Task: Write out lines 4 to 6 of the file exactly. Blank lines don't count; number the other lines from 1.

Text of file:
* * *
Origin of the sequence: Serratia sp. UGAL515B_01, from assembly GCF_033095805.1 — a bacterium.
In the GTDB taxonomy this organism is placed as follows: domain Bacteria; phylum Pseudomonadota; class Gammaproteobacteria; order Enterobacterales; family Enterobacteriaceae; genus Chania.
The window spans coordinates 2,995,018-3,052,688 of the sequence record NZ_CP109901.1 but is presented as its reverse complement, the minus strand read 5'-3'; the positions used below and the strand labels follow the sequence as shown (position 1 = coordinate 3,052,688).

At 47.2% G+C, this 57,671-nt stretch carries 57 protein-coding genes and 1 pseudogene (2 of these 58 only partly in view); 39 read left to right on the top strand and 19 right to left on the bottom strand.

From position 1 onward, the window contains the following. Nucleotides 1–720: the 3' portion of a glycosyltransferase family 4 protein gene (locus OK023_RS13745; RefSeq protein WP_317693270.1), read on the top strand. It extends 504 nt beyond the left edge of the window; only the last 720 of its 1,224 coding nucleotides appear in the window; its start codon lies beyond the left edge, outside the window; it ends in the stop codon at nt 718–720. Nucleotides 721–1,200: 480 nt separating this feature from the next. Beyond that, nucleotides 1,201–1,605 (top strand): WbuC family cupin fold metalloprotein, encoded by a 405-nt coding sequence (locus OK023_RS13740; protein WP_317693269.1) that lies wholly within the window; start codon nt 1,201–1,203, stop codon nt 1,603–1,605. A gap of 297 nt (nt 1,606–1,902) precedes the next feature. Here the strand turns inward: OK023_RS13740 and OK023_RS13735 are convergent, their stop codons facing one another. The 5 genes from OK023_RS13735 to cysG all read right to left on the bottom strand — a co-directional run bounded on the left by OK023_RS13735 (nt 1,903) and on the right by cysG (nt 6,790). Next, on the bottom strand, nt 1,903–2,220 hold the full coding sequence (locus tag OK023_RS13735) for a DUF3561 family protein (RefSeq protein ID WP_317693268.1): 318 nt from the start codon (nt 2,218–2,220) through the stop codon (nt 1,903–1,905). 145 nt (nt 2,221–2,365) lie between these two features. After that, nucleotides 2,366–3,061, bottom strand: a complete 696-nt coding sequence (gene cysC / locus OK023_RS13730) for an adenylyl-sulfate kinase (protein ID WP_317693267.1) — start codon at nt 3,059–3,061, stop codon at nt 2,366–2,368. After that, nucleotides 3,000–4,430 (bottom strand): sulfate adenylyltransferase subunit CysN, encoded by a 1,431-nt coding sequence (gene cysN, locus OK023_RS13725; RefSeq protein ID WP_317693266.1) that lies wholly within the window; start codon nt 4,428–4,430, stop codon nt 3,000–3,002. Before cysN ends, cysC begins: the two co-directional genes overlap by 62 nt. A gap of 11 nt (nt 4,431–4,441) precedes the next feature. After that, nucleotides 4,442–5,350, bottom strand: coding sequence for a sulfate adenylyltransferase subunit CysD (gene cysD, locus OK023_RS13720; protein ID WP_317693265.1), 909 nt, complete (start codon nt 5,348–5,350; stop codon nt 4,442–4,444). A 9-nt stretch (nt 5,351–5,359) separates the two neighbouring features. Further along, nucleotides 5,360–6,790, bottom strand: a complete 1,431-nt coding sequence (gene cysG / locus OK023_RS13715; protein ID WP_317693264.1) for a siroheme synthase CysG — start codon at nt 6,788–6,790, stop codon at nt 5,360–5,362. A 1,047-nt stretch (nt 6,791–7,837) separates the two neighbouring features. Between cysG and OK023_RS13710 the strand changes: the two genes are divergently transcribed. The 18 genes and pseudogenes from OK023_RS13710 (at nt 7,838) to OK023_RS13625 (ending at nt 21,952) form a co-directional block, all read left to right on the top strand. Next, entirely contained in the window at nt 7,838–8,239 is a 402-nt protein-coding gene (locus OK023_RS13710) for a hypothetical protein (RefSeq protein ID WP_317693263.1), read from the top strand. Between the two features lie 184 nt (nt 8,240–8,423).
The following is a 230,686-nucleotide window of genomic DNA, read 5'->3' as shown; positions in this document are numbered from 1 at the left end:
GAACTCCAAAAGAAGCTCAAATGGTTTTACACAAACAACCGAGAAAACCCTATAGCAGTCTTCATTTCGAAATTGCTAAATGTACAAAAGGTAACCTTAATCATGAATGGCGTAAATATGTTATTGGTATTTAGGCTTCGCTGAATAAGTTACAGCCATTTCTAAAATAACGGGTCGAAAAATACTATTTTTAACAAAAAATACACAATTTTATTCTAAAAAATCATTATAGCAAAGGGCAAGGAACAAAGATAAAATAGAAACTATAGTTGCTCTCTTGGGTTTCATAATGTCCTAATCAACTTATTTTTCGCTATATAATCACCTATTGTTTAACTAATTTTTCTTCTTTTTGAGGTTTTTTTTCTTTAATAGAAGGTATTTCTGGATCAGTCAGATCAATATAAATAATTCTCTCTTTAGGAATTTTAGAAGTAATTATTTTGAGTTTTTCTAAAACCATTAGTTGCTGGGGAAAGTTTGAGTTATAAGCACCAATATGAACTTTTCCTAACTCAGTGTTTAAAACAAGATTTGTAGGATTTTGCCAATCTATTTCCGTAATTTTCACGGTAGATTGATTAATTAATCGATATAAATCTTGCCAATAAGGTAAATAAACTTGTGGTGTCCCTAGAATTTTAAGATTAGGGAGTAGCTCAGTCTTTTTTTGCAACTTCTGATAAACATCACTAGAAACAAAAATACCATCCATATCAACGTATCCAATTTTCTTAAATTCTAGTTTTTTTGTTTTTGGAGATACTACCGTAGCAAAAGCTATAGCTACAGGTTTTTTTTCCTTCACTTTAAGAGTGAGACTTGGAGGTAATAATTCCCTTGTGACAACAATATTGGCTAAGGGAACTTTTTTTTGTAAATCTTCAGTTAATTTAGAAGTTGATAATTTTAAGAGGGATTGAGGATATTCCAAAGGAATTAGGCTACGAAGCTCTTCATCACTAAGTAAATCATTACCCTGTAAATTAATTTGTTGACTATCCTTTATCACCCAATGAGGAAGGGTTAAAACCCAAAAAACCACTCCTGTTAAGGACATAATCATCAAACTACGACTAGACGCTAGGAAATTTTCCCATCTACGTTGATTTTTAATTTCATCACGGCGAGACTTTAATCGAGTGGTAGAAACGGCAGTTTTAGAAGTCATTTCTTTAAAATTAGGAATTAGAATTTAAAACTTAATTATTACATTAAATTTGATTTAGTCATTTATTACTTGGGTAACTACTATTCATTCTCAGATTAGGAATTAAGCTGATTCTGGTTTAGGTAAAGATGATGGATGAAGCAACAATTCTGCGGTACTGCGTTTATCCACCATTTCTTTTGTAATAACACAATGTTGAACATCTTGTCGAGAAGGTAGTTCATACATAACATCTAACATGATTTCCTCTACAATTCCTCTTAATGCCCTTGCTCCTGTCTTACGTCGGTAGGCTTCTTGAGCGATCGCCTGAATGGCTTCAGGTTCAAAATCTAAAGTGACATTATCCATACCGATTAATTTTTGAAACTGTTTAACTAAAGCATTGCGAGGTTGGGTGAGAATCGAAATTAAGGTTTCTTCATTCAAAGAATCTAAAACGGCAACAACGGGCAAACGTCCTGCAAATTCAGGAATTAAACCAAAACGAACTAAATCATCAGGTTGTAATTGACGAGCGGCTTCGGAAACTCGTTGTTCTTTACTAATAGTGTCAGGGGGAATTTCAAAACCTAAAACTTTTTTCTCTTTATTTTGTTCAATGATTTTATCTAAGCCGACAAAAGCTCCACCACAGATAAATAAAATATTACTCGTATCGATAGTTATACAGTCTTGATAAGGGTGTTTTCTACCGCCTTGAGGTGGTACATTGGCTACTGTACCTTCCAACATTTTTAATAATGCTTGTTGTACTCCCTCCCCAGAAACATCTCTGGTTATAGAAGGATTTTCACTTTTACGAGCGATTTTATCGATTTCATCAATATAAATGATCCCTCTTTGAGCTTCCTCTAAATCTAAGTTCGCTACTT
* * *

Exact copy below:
At 47.2% G+C, this 57,671-nt stretch carries 57 protein-coding genes and 1 pseudogene (2 of these 58 only partly in view); 39 read left to right on the top strand and 19 right to left on the bottom strand.

From position 1 onward, the window contains the following. Nucleotides 1–720: the 3' portion of a glycosyltransferase family 4 protein gene (locus OK023_RS13745; RefSeq protein WP_317693270.1), read on the top strand. It extends 504 nt beyond the left edge of the window; only the last 720 of its 1,224 coding nucleotides appear in the window; its start codon lies beyond the left edge, outside the window; it ends in the stop codon at nt 718–720. Nucleotides 721–1,200: 480 nt separating this feature from the next. Beyond that, nucleotides 1,201–1,605 (top strand): WbuC family cupin fold metalloprotein, encoded by a 405-nt coding sequence (locus OK023_RS13740; protein WP_317693269.1) that lies wholly within the window; start codon nt 1,201–1,203, stop codon nt 1,603–1,605. A gap of 297 nt (nt 1,606–1,902) precedes the next feature. Here the strand turns inward: OK023_RS13740 and OK023_RS13735 are convergent, their stop codons facing one another. The 5 genes from OK023_RS13735 to cysG all read right to left on the bottom strand — a co-directional run bounded on the left by OK023_RS13735 (nt 1,903) and on the right by cysG (nt 6,790). Next, on the bottom strand, nt 1,903–2,220 hold the full coding sequence (locus tag OK023_RS13735) for a DUF3561 family protein (RefSeq protein ID WP_317693268.1): 318 nt from the start codon (nt 2,218–2,220) through the stop codon (nt 1,903–1,905). 145 nt (nt 2,221–2,365) lie between these two features. After that, nucleotides 2,366–3,061, bottom strand: a complete 696-nt coding sequence (gene cysC / locus OK023_RS13730) for an adenylyl-sulfate kinase (protein ID WP_317693267.1) — start codon at nt 3,059–3,061, stop codon at nt 2,366–2,368. After that, nucleotides 3,000–4,430 (bottom strand): sulfate adenylyltransferase subunit CysN, encoded by a 1,431-nt coding sequence (gene cysN, locus OK023_RS13725; RefSeq protein ID WP_317693266.1) that lies wholly within the window; start codon nt 4,428–4,430, stop codon nt 3,000–3,002. Before cysN ends, cysC begins: the two co-directional genes overlap by 62 nt. A gap of 11 nt (nt 4,431–4,441) precedes the next feature. After that, nucleotides 4,442–5,350, bottom strand: coding sequence for a sulfate adenylyltransferase subunit CysD (gene cysD, locus OK023_RS13720; protein ID WP_317693265.1), 909 nt, complete (start codon nt 5,348–5,350; stop codon nt 4,442–4,444). A 9-nt stretch (nt 5,351–5,359) separates the two neighbouring features. Further along, nucleotides 5,360–6,790, bottom strand: a complete 1,431-nt coding sequence (gene cysG / locus OK023_RS13715; protein ID WP_317693264.1) for a siroheme synthase CysG — start codon at nt 6,788–6,790, stop codon at nt 5,360–5,362. A 1,047-nt stretch (nt 6,791–7,837) separates the two neighbouring features. Between cysG and OK023_RS13710 the strand changes: the two genes are divergently transcribed. The 18 genes and pseudogenes from OK023_RS13710 (at nt 7,838) to OK023_RS13625 (ending at nt 21,952) form a co-directional block, all read left to right on the top strand. Next, entirely contained in the window at nt 7,838–8,239 is a 402-nt protein-coding gene (locus OK023_RS13710) for a hypothetical protein (RefSeq protein ID WP_317693263.1), read from the top strand. Between the two features lie 184 nt (nt 8,240–8,423).
The following is a 230,686-nucleotide window of genomic DNA, read 5'->3' as shown; positions in this document are numbered from 1 at the left end: